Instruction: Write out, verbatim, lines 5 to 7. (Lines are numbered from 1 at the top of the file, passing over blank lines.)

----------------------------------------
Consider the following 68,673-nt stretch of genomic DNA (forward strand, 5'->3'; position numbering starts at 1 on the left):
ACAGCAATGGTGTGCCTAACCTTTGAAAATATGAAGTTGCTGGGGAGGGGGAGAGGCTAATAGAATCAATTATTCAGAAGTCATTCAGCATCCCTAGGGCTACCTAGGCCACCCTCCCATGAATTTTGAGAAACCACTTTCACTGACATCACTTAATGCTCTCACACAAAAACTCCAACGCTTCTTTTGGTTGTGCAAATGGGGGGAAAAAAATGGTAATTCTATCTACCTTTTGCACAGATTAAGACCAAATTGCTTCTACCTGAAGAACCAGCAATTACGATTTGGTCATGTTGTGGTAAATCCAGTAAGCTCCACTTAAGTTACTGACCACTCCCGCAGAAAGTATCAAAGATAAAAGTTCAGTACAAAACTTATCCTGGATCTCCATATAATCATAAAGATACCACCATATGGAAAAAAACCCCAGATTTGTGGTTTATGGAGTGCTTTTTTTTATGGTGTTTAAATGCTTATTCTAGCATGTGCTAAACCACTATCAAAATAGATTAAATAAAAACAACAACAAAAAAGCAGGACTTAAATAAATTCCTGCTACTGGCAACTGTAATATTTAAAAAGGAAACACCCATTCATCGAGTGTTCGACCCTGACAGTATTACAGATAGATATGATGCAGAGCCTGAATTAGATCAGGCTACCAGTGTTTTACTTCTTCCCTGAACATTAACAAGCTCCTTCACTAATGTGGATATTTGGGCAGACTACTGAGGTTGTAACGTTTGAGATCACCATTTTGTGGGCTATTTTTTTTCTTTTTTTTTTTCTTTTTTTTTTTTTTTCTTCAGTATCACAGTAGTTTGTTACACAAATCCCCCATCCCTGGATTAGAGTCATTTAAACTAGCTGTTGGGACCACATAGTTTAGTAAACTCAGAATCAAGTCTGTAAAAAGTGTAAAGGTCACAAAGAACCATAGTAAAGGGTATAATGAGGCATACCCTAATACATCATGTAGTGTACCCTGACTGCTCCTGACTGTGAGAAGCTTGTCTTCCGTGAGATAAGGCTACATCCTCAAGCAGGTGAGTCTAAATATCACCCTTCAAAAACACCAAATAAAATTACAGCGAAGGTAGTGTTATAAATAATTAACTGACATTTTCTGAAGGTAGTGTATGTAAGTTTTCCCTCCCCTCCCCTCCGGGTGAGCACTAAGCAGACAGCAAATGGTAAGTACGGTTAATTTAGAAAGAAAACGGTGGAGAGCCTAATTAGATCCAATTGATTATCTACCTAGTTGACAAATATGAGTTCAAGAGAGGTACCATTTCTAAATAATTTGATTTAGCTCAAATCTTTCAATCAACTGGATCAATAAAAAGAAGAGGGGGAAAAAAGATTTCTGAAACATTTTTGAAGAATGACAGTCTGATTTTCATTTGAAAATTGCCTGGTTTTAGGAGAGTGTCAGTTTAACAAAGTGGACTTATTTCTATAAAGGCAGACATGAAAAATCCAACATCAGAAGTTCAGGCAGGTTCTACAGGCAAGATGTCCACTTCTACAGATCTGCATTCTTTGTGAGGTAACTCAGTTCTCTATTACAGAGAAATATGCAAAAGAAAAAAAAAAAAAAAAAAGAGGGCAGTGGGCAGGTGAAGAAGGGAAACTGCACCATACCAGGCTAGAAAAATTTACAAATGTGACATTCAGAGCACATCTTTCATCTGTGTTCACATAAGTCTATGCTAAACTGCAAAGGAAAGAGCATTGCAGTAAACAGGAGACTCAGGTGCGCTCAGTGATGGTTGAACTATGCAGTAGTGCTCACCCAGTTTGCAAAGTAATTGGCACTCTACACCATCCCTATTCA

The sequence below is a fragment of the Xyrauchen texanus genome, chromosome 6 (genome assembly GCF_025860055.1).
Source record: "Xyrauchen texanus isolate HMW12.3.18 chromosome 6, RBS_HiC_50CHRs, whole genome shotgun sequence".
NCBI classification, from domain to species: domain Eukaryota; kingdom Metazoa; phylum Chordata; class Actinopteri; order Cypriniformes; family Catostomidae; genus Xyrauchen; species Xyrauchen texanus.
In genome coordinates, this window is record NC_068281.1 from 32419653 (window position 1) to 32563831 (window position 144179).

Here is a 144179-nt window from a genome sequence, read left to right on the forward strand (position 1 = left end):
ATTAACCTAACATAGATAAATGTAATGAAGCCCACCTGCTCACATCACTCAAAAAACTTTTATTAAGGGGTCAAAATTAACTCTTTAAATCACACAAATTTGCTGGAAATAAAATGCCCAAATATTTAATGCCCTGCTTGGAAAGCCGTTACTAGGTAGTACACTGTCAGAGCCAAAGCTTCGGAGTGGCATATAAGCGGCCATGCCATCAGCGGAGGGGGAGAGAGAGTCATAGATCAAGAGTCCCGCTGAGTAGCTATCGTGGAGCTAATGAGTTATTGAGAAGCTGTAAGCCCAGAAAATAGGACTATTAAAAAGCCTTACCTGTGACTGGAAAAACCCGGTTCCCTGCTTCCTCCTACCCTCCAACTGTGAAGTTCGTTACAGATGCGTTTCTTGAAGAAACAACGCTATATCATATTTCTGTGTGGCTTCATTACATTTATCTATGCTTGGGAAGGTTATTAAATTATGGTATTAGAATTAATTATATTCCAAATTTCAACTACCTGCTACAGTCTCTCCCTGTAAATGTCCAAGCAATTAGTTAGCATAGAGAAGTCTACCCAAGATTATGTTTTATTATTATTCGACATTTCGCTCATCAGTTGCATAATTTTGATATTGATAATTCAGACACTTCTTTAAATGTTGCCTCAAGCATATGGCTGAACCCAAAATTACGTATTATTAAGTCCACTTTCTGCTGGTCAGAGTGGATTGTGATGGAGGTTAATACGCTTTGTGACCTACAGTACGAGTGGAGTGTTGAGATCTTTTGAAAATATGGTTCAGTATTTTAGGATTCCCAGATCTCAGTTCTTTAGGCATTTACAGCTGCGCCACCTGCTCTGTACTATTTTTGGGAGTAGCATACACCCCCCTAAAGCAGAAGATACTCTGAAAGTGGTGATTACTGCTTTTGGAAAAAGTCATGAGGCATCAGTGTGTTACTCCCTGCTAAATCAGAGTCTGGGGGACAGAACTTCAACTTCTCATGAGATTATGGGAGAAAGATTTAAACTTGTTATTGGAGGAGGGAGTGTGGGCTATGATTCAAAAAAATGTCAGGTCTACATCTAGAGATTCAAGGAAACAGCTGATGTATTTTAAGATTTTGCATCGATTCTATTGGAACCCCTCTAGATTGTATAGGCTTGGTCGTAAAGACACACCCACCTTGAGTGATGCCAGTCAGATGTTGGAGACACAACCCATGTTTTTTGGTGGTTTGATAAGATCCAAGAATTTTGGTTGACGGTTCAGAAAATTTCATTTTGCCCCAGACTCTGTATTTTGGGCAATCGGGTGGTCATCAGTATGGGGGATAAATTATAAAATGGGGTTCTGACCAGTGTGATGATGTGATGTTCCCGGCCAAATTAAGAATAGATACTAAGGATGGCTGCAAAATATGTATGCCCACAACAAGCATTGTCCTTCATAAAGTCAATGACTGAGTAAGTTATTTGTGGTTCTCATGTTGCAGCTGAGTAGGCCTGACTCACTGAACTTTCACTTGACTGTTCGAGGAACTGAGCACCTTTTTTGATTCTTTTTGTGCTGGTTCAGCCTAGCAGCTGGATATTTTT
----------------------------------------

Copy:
NCBI classification, from domain to species: domain Eukaryota; kingdom Metazoa; phylum Chordata; class Actinopteri; order Cypriniformes; family Catostomidae; genus Xyrauchen; species Xyrauchen texanus.
In genome coordinates, this window is record NC_068281.1 from 32419653 (window position 1) to 32563831 (window position 144179).

Here is a 144179-nt window from a genome sequence, read left to right on the forward strand (position 1 = left end):